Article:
So when this client asked for your qualifications did you respond you took a digital electronics class in school? Sounds like this is your first time installing outdoor lighting. You might want to advise this client of yours that his wooden bridge project will be your first install. Last thing you want to do is tarnish your companies name by doing a half ass install. What type of connections do you plan on using? What is your primary power source? Is it existing are you installing it? How to you plan on running wire on this wooden bridge? Alot of questions you should ask yourself before you start your first lighting project. Especially since this project (downlighting a 200'long wooden bridge) would be over most "contractors" heads that read this forum
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clyde
01-11-2013, 08:53 AM
He is one of our regular maintenance accounts. I have installed 2 but it was before recession. I think the courses i have had are more than enough to allow me to trouble shoot any problems and or design. Don't patronize if i can build robots and systems with microprocessors I can put a lighting system up lol. The two systems I installed before were not LED. LED systems are new to me and I am just trying to get an idea as to about where I need to start thats all. Like we put lights 25' up and we need a 3 LED 20watt system etc...
looking at a display in a store WILL NOT represent the real thing as far as lights shining and the distance.

A local distrib is working on getting the lighting guys to give a course now that I have brought all this up to him.

I am not as familiar with the NEW LED products and of course everything else is based on it.

The Lighting Geek
01-11-2013, 01:02 PM
I think the courses i have had are more than enough to allow me to trouble shoot any problems and or design. Don't patronize if i can build robots and systems with microprocessors I can put a lighting system up lol.

I don't think anyone is patronizing here, but you asked for help and many of us are very experienced in this industry. We see people like yourself with all the best of intentions, get in over their head. Electronic classes are not the kind of training we are referring to here. There is much more to installing a system than a transformer, some fixtures and connections. I would suggest continuing your pursuit with the help of a local distribution company or manufacturer rep. They help you in many different ways.

A portion of our businesses is redoing other people's work. We just want you to be successful.

Viewpoint
01-11-2013, 01:07 PM
Clyde- The best way to get into the LED game is by using the LED retrofit lamps (like the illumicare) since they are essentially based on the benchmark of the halogen lamps we are used to. Look at the manufacturer's specs to tell what sort of light you'll get. A 20w halogen (BAB) equivalent may be a 4w, 5w, 6w or 7w LED depending on the manufacturer. Get a couple and demo them, play around with them and see what works before ordering the lot and finding out they're not what you want. The other option is to go with a proprietary LED fixture manufacturer (eg. Kichler, FX, Cast, etc). You'll get a better warranty, but your design flexibility may be more limited.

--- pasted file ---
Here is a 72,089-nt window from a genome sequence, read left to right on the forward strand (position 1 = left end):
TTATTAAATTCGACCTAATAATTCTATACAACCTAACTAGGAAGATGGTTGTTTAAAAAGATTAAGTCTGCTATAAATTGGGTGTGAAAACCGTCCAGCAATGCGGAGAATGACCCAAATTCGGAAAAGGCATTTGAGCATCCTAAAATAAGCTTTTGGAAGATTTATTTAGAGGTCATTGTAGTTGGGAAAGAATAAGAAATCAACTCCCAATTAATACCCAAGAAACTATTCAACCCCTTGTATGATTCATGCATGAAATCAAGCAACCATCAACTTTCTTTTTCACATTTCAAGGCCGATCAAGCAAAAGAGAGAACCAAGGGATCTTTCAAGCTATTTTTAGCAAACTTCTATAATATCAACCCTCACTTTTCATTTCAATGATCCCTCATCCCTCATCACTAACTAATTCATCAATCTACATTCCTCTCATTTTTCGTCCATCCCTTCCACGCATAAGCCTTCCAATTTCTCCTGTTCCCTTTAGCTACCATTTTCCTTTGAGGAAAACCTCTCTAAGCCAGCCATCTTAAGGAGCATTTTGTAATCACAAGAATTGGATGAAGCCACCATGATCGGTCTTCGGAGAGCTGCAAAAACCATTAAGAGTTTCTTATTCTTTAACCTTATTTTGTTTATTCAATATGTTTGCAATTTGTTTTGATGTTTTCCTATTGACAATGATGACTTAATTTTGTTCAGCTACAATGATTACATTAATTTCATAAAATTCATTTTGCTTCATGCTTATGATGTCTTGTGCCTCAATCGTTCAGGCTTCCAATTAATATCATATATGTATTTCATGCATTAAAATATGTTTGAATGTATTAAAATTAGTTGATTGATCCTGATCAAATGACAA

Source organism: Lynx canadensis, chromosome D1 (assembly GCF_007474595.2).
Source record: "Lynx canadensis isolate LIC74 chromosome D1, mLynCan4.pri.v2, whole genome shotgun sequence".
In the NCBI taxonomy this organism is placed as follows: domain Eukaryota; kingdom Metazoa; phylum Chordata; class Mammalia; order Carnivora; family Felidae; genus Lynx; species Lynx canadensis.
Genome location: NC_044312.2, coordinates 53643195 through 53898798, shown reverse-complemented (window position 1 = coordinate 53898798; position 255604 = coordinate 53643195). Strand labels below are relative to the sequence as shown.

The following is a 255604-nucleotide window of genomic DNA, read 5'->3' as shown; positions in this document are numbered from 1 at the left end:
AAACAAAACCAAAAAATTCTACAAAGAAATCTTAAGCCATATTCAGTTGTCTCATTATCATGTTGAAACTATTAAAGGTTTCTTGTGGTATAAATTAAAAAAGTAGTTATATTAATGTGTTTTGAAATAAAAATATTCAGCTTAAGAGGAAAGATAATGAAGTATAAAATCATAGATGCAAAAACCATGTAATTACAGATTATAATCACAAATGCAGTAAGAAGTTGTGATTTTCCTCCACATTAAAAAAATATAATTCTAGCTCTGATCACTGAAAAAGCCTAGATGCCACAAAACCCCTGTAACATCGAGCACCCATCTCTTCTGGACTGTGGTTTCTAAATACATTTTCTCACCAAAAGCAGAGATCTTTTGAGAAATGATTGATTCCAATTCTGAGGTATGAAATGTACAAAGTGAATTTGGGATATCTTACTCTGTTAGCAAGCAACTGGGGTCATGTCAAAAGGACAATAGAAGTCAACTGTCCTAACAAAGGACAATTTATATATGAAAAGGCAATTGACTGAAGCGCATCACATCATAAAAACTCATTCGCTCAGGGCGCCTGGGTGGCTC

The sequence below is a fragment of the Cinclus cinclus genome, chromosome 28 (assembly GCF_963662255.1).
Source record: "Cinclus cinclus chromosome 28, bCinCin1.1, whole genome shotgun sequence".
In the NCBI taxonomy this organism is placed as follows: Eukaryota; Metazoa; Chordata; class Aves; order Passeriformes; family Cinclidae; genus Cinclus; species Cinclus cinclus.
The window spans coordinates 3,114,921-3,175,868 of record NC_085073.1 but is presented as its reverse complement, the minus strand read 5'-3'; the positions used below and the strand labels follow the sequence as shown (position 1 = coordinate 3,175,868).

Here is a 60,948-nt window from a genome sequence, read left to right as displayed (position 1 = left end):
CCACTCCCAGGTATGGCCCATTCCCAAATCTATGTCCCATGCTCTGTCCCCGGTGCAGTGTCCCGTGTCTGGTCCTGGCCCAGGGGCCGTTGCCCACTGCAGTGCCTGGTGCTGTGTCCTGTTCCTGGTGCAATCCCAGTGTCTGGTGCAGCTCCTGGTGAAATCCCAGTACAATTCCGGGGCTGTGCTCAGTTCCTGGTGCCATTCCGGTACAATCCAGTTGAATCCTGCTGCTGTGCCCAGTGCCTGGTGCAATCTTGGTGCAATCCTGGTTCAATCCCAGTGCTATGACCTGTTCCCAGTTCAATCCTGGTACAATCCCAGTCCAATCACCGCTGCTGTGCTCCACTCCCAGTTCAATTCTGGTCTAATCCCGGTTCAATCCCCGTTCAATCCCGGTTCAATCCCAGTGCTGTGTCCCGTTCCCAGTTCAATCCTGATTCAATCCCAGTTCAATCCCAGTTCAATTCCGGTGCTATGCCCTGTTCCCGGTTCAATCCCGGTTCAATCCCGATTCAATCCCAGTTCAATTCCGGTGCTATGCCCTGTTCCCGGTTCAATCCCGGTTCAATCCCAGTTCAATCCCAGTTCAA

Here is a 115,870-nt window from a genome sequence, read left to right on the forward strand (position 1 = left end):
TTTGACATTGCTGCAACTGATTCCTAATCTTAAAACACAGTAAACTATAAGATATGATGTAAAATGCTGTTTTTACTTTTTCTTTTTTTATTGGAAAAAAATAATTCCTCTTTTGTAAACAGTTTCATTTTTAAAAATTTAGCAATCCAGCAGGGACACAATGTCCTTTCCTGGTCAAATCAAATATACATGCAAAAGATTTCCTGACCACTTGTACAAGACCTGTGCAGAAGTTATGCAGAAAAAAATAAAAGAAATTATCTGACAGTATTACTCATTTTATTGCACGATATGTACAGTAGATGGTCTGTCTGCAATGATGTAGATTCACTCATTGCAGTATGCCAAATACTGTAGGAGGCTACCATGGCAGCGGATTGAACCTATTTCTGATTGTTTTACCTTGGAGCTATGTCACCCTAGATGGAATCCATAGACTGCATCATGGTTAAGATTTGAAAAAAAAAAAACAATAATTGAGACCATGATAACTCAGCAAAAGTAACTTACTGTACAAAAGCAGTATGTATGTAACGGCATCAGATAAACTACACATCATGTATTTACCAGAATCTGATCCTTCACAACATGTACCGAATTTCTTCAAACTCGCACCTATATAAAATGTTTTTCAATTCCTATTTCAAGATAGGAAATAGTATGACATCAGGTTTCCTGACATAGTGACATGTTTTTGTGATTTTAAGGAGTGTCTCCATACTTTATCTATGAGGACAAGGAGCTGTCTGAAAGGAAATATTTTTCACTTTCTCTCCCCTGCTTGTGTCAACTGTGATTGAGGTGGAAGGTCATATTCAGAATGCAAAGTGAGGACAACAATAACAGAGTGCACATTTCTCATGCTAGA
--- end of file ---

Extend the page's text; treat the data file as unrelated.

If you want more specifics, post a picture and a sketch of the project and the people here on the forum would be happy to overwhelm you with design ideas, installation techniques, product opinions, personal hygiene critiques, etc!

S&MLL
01-11-2013, 03:07 PM
Your ability to micro pen solder on an electronics board and your ability to calculate a load on a transformer I guess don’t go hand in hand. Your electronics classes obviously didn’t teach you basics laws of electric amp/volt/watt load.


If your 9volt robot arm draws 2.7 amps when lifting how many watts is it using? If you cant figure out how to use your robot building knowledge to figure out load on a 12volt transformer you might want to go take some more classes.

S&MLL
01-11-2013, 03:10 PM
btw when I was 9 years old I upgradded my pc ram from 128 to 256........... Does that make me an expert in everything electric?

starry night
01-11-2013, 09:38 PM
Clyde: With all due respect to someone trying to get started in landscape lighting, your initial post causes skepticism among most of us as to your readiness for this project (as simple as it may seem to you.)

First, you say the client has chosen Top Dog fixtures. Most of us wouldn't be dealing with a client who chose what we were to install. Second, you are not aware of products enough to tell the client that this fixture is not appropriate for the intended use. Lite 4 pointed out to you that this fixture is not made to be turned upside down for downlighting.

Then you ask us to tell you what the typical wattages are for transformers.
I would suggest you look online at the major manufacturers to see what is available. Despite your electrical background, you don't seem to know how to add up the total wattage or VAs of the lamps you are using plus wire resistance to find what size transformer you would need.

Later, you say you may attend a class put on by a manufacturer. Those types of classes are OK to pique your interest but don't expect to learn anything but the most basic information. You will need to do much more studying.
And then you can start with some simple jobs.

Please accept my comments as an attempt to be constructive.